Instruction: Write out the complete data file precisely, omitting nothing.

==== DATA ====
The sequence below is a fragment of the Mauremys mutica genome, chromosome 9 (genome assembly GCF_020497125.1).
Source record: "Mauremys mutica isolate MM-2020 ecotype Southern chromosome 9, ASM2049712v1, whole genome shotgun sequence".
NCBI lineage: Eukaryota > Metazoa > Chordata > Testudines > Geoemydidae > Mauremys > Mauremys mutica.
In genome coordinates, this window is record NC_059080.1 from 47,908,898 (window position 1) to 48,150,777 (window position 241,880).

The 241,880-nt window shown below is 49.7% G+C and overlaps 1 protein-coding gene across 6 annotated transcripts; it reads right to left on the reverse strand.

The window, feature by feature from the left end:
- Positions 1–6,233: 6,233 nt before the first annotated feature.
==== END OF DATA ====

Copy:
The sequence below is a fragment of the Mauremys mutica genome, chromosome 9 (genome assembly GCF_020497125.1).
Source record: "Mauremys mutica isolate MM-2020 ecotype Southern chromosome 9, ASM2049712v1, whole genome shotgun sequence".
NCBI lineage: Eukaryota > Metazoa > Chordata > Testudines > Geoemydidae > Mauremys > Mauremys mutica.
In genome coordinates, this window is record NC_059080.1 from 47,908,898 (window position 1) to 48,150,777 (window position 241,880).

The 241,880-nt window shown below is 49.7% G+C and overlaps 1 protein-coding gene across 6 annotated transcripts; it reads right to left on the reverse strand.

The window, feature by feature from the left end:
- Positions 1–6,233: 6,233 nt before the first annotated feature.